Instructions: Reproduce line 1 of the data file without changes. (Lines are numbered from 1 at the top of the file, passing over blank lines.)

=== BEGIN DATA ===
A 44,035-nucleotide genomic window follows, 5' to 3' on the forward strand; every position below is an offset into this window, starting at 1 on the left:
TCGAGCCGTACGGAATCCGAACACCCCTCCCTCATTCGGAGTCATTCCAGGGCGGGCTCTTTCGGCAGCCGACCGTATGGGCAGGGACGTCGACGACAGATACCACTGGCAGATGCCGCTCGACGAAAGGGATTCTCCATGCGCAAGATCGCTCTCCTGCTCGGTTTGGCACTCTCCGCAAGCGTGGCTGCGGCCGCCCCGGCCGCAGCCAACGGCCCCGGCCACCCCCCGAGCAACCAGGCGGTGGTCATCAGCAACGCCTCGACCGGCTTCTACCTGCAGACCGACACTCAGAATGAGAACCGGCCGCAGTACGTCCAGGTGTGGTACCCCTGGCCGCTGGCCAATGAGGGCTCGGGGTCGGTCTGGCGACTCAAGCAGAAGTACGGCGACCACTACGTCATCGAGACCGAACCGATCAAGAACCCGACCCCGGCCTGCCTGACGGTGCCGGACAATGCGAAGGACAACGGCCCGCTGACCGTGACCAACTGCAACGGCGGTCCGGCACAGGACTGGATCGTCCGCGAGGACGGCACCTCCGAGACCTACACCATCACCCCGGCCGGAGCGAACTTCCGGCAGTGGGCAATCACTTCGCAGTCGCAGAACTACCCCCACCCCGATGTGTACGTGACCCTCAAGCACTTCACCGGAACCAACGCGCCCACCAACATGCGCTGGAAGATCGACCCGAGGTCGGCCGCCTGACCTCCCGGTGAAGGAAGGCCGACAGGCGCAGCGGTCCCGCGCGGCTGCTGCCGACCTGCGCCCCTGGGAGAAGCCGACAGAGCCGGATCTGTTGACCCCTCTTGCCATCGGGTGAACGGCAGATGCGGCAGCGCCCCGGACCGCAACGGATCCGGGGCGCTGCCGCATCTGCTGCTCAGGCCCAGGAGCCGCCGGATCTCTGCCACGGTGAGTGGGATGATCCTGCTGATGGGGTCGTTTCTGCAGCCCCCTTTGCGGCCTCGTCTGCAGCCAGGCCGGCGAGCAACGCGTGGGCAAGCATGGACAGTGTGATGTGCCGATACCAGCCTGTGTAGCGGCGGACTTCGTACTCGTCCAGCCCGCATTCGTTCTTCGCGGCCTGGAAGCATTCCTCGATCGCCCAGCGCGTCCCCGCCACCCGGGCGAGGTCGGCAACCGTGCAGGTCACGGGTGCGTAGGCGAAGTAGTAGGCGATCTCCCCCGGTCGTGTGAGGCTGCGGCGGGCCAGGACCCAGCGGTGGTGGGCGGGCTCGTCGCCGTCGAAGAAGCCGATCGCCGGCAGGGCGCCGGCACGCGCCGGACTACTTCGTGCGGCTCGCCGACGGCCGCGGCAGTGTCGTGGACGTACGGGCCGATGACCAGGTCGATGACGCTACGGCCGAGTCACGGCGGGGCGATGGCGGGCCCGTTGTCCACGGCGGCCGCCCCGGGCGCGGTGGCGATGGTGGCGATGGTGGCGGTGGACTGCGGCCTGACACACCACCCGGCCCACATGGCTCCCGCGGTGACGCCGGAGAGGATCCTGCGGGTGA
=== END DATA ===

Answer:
A 44,035-nucleotide genomic window follows, 5' to 3' on the forward strand; every position below is an offset into this window, starting at 1 on the left: